From the beginning of 20th century modern architecture has been instrumental in mass production of concrete, glass and steel buildings in the factories we call cities. This ideology helped accommodate housing needs of the burgeoning middle class. Glass and steel construction have become the symbol of development in many countries, where people tend to see these buildings as symbols of affluence and luxury.
Glass has been a fascinating material to humankind since it was first made in about 500 BC. At first thought to possess magical properties, glass has come a long way. It is one of the most versatile and oldest materials in the building industry. From its humble beginnings as a window pane in luxury houses of Pompeii to sophisticated structural members in new age buildings, its role in architecture has evolved over the years.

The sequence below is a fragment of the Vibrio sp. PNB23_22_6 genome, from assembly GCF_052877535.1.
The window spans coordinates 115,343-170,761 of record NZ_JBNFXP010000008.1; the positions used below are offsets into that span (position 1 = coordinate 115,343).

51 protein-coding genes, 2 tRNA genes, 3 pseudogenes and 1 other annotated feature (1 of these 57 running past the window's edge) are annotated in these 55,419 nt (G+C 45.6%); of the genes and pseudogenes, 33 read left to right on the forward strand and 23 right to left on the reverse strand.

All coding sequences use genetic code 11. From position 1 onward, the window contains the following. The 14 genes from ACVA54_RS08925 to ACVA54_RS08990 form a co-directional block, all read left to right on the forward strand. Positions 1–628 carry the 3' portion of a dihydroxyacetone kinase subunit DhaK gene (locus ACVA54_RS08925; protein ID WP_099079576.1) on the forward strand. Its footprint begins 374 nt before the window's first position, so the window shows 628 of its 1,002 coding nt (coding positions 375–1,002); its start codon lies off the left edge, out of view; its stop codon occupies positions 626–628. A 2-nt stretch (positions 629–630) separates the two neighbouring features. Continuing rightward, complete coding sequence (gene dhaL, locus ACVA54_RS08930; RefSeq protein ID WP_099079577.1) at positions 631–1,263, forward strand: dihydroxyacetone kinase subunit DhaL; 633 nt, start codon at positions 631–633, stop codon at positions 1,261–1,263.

By 11th century sheet glass was made by the crown glass process. In this process, the glassblower would spin molten glass at the end of a rod until it flattened into a disk. The disk would then be cut into panes. By 13th century, this technique was perfected in Venice. Stain glass windows were used in gothic renaissance and baroque architecture from the 11th to the 18th century. The examples of stunning patterns created by using colorful glass are immortalized by great artists all over the world.The Crown glass process was used up to the mid-19th century. in the 19th century, flat / sheet glass windows were used in making windows. These were completely flat and did not have any optical distortions.
Large quantities of raw materials (clear sand, calcium oxide and sodium carbonate)are brought to the glass production plant. They are then weighed and mixed in the right proportion. Certain admixtures are added to the batch to give the glass appropriate proprieties or color.
The mixture is then heated in a gas fired furnace or electric smelter, pot furnace or kiln. Quartz sand without additives becomes glass at a temperature of 2,300 degrees Celsius Adding sodium carbonate (soda) reduces the temperature needed to make glass to 1,500 degrees Celsius.